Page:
Hardcore. That’s the best way to describe today’s marathon. Along with the 3,500 feet of climbing, most of the course was on technical single-track trail, with numerous stream crossings, hordes of logs and branches to climb over and navigate around, deep pocket of mud, slippery rocks, and gnarled tree roots hiding silently under thick canopies of fallen leaves.
The switchbacks were difficult to follow, and if you looked up for a trail marker, it was easy to stumble and fall, which many people did, including yours truly (multiple times, in fact). A lot of the runners were cut and scratched from falling or getting snagged on the thorny bushes that we passed through. I’ve spent some time on the trails over the years, and this trail run was as challenging as any.
Arriving at the start this morning was surreal. We were miles from the nearest town, out on a desolateroadway, and there were fifty-five beaming runners raring to go, fourteen of whom had never run a marathon before. Other than the couple of runners who had been here before, I’m not sure many of us had any idea what we were in for. After starting on our way, the course almost immediately hit single-track trail, and within a mile I had an inclination that this was going to be an interesting and different sort of day. My expectations were fulfilled.
There were very few sections along this course that were flat. You were either climbing or descending the entire way. Most of the route was in thick foliage, making it sometimes difficult to see ahead, and the trail was covered in leaves, compounding the navigational complexities. We traversed countless switchbacks, some ascending and some descending, and skirted several creeks and ravines. At a number of points we got lost and had to retrace our steps to get back on the path.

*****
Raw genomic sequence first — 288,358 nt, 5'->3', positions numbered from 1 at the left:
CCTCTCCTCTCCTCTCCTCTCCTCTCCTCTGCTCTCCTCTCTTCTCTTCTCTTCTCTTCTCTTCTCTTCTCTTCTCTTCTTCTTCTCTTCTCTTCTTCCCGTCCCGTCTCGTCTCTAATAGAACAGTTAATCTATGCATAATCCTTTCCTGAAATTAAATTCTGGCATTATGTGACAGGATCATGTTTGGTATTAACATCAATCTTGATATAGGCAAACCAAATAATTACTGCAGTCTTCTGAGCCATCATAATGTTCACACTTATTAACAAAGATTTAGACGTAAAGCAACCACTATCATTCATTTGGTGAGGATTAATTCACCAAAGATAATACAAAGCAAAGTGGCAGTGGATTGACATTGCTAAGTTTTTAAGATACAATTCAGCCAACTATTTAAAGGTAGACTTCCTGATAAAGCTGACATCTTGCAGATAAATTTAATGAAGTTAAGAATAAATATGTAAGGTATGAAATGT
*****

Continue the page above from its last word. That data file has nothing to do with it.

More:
Yet for all the challenges, the setting was absolutely beautiful. Running on trails refreshes the senses; being out in nature renews the mind, body, and spirit. Today was about enjoying the elements and the wonders of the natural world. The colors of the leaves, the smells of earth and of the water, the sunlight streaming through the trees, and the crackle of twigs underfoot were all engaging and invigorating. It was impossible not to get swept up in it, even after miles of running.
When we finally did cross the finish line, my GPS read 27.5 miles. Those couple wrong turns added a bitof distance, so today was the first “ultramarathon” of the Endurance 50. But it was also a day I will never forget, especially for those first-time marathoners that made it. I couldn’t even imagine tackling this course as your first marathon. Your second will feel like a walk in the park.
At the finish, when we didn’t have to worry about tripping over branches, I was able to chat more freely with the other runners. The group today was comprised of some truly amazing people. A father/daughter running team, a professional golfer elated to have finished his first marathon, a state Superintendent of Schools, and a gentleman who couldn’t run a mile a year ago and had lost 100 lbs and completed his first marathon today.
Many, if not most, were scratched and scrapped from the trail. But, remarkably, I did not hear one complaint from the group, not so much as even the slightest hint at a gripe. On the contrary, people were incredibly thankful and gracious for the extraordinary adventure we shared together. They were nothing but smiles and compliments, despite the cuts, lacerations, and muscle cramps. If I could somehow bottle all this positive energy and spread it around the globe, the world would be a better place.
All the best from the trails of Indiana,